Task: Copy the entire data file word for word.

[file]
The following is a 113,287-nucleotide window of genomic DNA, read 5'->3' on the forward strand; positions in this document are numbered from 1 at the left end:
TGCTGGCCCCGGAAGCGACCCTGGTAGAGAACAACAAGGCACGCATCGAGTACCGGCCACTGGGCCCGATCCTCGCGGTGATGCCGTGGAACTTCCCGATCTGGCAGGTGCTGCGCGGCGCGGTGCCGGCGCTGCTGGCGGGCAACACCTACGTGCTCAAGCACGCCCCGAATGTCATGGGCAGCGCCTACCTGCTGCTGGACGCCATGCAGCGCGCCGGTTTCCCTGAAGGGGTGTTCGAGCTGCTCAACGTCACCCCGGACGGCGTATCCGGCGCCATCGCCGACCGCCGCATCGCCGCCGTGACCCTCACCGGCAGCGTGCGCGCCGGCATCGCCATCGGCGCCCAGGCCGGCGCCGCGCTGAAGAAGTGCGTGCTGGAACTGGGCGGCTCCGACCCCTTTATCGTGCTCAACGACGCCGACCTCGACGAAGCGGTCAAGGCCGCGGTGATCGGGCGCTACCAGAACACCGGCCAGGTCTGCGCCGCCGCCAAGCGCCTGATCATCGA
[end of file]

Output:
The following is a 113,287-nucleotide window of genomic DNA, read 5'->3' on the forward strand; positions in this document are numbered from 1 at the left end:
TGCTGGCCCCGGAAGCGACCCTGGTAGAGAACAACAAGGCACGCATCGAGTACCGGCCACTGGGCCCGATCCTCGCGGTGATGCCGTGGAACTTCCCGATCTGGCAGGTGCTGCGCGGCGCGGTGCCGGCGCTGCTGGCGGGCAACACCTACGTGCTCAAGCACGCCCCGAATGTCATGGGCAGCGCCTACCTGCTGCTGGACGCCATGCAGCGCGCCGGTTTCCCTGAAGGGGTGTTCGAGCTGCTCAACGTCACCCCGGACGGCGTATCCGGCGCCATCGCCGACCGCCGCATCGCCGCCGTGACCCTCACCGGCAGCGTGCGCGCCGGCATCGCCATCGGCGCCCAGGCCGGCGCCGCGCTGAAGAAGTGCGTGCTGGAACTGGGCGGCTCCGACCCCTTTATCGTGCTCAACGACGCCGACCTCGACGAAGCGGTCAAGGCCGCGGTGATCGGGCGCTACCAGAACACCGGCCAGGTCTGCGCCGCCGCCAAGCGCCTGATCATCGA